科学美国人(翻译):每周锻炼两小时身心更健康 2019.08.10

cathy0301 2019-08-21 329 阅读
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By now it's almost common knowledge that spending time in nature is good for you. Areas with more trees tend to be less polluted, so spending time there allows you to breathe easier. Spending time outdoors has been linked with reduced blood pressure and stress, and seems to motivate people to exercise more.

到目前为止,花时间在大自然中对你有好处几乎是常识。树木较多的地区污染较轻,所以在那里呆上一段时间可以让你呼吸更轻松。花时间在户外与降低血压和压力有关,而且似乎能激励人们更多地锻炼。

“So it'll come as no surprise that there's research showing that spending time in nature is good. I mean, that's been known for millennia. There's dozens of papers showing that."University of Exeter Medical School researcher Mathew P. White."We get this idea, patients are coming to us and they're saying, 'doctor, how long should I spend?' and the doctor is saying, 'I don't really know.'"

所以,有研究表明,花时间在大自然中是有益的,这并不令人惊讶。我的意思是,这已经知道几千年了。有几十篇论文证明了这一点。”埃克塞特大学医学院研究员马修·p·怀特。“我们有这样的想法,病人来找我们,他们说,‘医生,我应该花多长时间?’医生说,‘我真的不知道。’”

So White and his team decided to find out by using data collected from nearly 20,000 people in England through the Monitor of Engagement with the Natural Environment Survey.And their answer? Two hours a week. People who spent at least that much time amid nature—either all at once or totaled over several shorter visits—were more likely to report good health and psychological well-being than those with no nature exposure.

因此,怀特和他的团队决定利用英国近2万人通过“参与自然环境监测调查”收集的数据来找出答案。和他们的答案?每周两个小时。与那些没有接触过自然环境的人相比,那些至少在自然环境中待了那么长时间的人——要么是同时去一次自然环境,要么是在几次较短的访问中总共待了那么长时间——更有可能报告身体健康和心理健康状况良好。

Remarkably, the researchers found that less than two hours offered no significant benefits. So what's so special about two hours?"I have absolutely no idea. Really. We didn't have an a priori guess at what this would be, this threshold. It emerged. And I'd be lying if I said we predicted this, I don't know."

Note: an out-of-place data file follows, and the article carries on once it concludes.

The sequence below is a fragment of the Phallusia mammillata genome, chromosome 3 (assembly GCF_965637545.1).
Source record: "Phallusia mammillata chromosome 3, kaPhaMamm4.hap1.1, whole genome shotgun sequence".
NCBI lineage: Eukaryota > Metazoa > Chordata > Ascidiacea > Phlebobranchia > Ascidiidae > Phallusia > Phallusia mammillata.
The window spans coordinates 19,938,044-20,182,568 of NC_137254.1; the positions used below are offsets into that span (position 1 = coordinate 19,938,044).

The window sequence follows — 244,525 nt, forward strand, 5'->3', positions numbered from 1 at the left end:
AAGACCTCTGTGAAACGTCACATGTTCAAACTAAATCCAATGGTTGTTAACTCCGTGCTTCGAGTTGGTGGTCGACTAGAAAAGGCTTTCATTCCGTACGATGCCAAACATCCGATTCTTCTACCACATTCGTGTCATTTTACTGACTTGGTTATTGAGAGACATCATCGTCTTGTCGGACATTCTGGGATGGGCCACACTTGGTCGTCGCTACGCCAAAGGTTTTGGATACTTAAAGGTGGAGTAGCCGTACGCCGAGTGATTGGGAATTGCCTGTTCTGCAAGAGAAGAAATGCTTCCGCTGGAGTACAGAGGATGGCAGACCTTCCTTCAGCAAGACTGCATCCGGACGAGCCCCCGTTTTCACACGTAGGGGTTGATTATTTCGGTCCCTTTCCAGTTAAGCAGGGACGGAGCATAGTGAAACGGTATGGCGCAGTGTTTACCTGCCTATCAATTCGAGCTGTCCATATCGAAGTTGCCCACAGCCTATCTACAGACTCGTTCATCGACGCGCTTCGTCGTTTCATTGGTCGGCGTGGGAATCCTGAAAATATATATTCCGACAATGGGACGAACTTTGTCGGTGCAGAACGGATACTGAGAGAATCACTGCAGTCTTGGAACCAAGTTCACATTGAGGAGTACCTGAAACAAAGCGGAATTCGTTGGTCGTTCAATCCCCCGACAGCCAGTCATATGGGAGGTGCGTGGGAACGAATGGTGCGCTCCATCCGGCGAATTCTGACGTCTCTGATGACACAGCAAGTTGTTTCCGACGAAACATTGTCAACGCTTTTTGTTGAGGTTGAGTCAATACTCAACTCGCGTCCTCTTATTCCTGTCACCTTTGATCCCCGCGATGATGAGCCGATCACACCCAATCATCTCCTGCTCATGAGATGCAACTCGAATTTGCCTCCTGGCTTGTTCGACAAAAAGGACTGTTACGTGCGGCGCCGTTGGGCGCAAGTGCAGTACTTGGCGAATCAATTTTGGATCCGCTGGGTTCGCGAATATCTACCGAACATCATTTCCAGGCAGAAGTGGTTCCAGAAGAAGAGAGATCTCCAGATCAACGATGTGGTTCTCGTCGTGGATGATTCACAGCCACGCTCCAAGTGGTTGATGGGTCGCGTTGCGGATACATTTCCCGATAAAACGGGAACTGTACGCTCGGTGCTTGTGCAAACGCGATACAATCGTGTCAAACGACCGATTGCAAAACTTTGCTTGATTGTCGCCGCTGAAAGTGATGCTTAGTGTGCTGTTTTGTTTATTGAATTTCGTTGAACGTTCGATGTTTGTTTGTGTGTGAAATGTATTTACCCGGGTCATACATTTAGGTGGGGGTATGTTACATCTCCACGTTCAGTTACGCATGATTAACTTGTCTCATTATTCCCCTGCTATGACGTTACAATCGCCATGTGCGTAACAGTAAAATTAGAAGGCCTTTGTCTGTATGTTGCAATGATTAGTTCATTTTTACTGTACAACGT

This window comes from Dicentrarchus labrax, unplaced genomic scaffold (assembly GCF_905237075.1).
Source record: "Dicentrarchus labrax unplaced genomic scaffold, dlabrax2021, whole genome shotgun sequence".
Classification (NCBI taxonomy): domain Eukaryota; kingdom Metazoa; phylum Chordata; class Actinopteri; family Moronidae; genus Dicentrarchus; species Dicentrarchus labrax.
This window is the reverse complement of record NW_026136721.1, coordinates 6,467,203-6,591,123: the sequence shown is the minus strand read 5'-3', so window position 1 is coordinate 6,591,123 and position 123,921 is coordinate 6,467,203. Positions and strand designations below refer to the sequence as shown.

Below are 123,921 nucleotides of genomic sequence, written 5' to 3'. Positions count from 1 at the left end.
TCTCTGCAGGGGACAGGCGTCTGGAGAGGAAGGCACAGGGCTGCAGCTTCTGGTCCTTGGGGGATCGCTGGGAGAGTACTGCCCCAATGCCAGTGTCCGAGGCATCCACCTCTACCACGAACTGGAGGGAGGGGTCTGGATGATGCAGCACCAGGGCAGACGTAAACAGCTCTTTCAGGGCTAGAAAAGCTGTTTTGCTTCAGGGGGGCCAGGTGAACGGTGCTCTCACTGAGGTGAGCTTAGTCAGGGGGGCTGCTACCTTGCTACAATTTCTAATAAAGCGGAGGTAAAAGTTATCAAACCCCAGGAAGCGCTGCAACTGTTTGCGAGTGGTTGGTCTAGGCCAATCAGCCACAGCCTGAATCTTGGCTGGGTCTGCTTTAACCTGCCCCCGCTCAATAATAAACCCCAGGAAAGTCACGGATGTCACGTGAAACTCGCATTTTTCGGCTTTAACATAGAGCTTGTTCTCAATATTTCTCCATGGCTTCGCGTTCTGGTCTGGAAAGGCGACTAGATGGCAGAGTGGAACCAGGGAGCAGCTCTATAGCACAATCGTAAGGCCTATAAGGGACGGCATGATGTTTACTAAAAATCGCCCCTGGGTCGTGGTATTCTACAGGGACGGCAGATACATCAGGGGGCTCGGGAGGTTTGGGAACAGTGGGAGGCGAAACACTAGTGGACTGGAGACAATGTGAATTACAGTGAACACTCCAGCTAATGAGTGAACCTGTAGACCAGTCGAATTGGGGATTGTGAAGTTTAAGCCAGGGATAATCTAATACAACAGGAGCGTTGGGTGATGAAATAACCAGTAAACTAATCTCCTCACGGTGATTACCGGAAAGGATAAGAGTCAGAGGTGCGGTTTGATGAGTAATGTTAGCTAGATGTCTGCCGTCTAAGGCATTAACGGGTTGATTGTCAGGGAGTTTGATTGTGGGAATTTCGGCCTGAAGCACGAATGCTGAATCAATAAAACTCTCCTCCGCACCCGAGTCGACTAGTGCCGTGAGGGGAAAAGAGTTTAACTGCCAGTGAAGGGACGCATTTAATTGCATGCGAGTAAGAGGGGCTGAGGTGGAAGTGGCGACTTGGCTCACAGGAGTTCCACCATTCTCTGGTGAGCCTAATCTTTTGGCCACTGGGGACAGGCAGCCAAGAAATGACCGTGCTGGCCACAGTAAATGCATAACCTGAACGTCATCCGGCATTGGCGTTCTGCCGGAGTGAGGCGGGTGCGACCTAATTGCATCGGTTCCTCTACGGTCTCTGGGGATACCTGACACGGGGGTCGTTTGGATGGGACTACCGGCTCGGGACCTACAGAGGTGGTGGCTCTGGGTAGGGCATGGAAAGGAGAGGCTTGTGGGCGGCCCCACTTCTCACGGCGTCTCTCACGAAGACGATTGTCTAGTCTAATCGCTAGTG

值得注意的是,研究人员发现,不到两小时的睡眠并没有明显的益处。那么两个小时有什么特别之处呢?

“我完全不知道。真的。我们没有对这个阈值有一个先验的猜测。它出现了。如果我说我们预测到了这一点,那我就是在撒谎,我不知道。”

Even more noteworthy, the two-hour benchmark applied to men and women, to older and younger folks, to people from different ethnic backgrounds, occupational groups, socioeconomic levels, and so on. Even people with long term illnesses or disabilities benefited from time spent in nature—as long as it was at least 120 minutes per week. The study is in the journal Scientific Reports.

更值得注意的是,两个小时的基准测试适用于男性和女性、老年人和年轻人、来自不同种族背景、职业群体、社会经济水平等的人。即使是患有长期疾病或残疾的人,也能从花在大自然上的时间中获益——只要每周至少120分钟。这项研究发表在《科学报告》杂志上。

While the findings are based on a tremendous number of people, White cautions that it’s really just a correlation. Nobody knows why or how nature has this benefit, or even if the findings will stand up to more rigorous investigation.

虽然这些发现是基于大量的人,但怀特警告说,这实际上只是一种相关性。没有人知道自然为什么或如何有这种好处,甚至这些发现是否经得起更严格的调查。

"I want to be really clear about this. This is very early stages. We're not saying everybody has to do 120. This is really to start the conversation, saying, what would a threshold look like? What research do we need to take this to the next step before doctors can have the true confidence to work with their patients? But it's certainly a starting point."

“我想把这件事说清楚。这是非常早期的阶段。我们不是说每个人都必须做120。这是真正的开始对话,说,一个门槛应该是什么样的?在医生有真正的信心和病人一起工作之前,我们需要做哪些研究来把这个问题推进下一步?但这肯定是一个起点。”